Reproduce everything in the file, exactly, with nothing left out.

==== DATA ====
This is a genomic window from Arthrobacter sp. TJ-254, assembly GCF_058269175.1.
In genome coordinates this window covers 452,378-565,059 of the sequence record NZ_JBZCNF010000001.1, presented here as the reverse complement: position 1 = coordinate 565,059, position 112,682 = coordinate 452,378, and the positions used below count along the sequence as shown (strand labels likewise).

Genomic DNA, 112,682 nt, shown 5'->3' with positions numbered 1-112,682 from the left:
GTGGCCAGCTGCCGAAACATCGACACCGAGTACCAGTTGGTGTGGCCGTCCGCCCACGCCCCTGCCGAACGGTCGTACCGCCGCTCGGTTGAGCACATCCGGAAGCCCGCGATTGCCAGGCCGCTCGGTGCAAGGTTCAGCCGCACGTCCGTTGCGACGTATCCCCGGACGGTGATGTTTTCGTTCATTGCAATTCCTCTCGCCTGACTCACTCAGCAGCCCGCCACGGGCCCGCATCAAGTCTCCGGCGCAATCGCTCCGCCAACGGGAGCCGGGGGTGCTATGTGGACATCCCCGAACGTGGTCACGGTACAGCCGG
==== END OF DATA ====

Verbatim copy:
This is a genomic window from Arthrobacter sp. TJ-254, assembly GCF_058269175.1.
In genome coordinates this window covers 452,378-565,059 of the sequence record NZ_JBZCNF010000001.1, presented here as the reverse complement: position 1 = coordinate 565,059, position 112,682 = coordinate 452,378, and the positions used below count along the sequence as shown (strand labels likewise).

Genomic DNA, 112,682 nt, shown 5'->3' with positions numbered 1-112,682 from the left:
GTGGCCAGCTGCCGAAACATCGACACCGAGTACCAGTTGGTGTGGCCGTCCGCCCACGCCCCTGCCGAACGGTCGTACCGCCGCTCGGTTGAGCACATCCGGAAGCCCGCGATTGCCAGGCCGCTCGGTGCAAGGTTCAGCCGCACGTCCGTTGCGACGTATCCCCGGACGGTGATGTTTTCGTTCATTGCAATTCCTCTCGCCTGACTCACTCAGCAGCCCGCCACGGGCCCGCATCAAGTCTCCGGCGCAATCGCTCCGCCAACGGGAGCCGGGGGTGCTATGTGGACATCCCCGAACGTGGTCACGGTACAGCCGG